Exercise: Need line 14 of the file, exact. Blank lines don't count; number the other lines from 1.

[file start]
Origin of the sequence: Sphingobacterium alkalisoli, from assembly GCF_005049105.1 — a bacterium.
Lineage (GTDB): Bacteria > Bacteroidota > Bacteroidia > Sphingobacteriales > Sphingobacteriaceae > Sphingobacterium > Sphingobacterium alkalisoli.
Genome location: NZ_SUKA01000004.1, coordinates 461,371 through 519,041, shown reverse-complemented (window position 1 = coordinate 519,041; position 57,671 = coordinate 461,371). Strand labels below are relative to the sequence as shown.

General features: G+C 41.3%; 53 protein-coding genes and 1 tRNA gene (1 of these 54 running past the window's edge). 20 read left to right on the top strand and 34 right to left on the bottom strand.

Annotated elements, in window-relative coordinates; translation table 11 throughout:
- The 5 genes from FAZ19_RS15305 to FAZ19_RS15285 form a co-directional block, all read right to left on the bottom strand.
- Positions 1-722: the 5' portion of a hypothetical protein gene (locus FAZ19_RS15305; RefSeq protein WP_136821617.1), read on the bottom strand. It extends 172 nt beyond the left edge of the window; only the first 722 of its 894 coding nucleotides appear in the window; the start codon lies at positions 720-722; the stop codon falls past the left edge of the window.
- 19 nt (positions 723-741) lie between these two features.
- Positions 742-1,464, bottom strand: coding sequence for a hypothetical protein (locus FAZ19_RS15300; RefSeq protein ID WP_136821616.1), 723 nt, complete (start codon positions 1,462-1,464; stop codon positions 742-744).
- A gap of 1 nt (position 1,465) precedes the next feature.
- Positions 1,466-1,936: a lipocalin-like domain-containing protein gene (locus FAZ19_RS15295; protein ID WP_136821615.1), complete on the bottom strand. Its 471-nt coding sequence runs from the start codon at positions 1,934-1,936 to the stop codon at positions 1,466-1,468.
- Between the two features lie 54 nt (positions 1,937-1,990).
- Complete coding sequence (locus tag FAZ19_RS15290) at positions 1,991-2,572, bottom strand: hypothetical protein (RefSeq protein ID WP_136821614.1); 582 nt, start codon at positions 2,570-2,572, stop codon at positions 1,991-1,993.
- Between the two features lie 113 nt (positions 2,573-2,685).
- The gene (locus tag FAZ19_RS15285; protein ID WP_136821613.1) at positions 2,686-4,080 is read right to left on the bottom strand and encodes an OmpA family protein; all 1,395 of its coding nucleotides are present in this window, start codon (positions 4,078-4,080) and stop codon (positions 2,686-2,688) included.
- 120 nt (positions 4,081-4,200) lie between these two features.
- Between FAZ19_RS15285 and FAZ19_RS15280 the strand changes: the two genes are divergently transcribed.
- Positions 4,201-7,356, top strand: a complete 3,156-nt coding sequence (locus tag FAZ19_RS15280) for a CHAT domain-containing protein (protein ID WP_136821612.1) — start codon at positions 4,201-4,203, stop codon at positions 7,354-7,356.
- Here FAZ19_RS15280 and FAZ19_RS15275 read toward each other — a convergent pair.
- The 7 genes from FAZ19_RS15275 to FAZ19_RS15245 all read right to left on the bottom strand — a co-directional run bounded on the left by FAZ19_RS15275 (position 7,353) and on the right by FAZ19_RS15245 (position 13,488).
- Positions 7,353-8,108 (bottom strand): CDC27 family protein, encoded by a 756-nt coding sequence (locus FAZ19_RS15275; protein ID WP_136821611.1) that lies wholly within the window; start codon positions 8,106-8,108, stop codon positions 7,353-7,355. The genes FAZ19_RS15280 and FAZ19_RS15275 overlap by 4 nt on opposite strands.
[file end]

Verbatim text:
- Between the two features lie 113 nt (positions 2,573-2,685).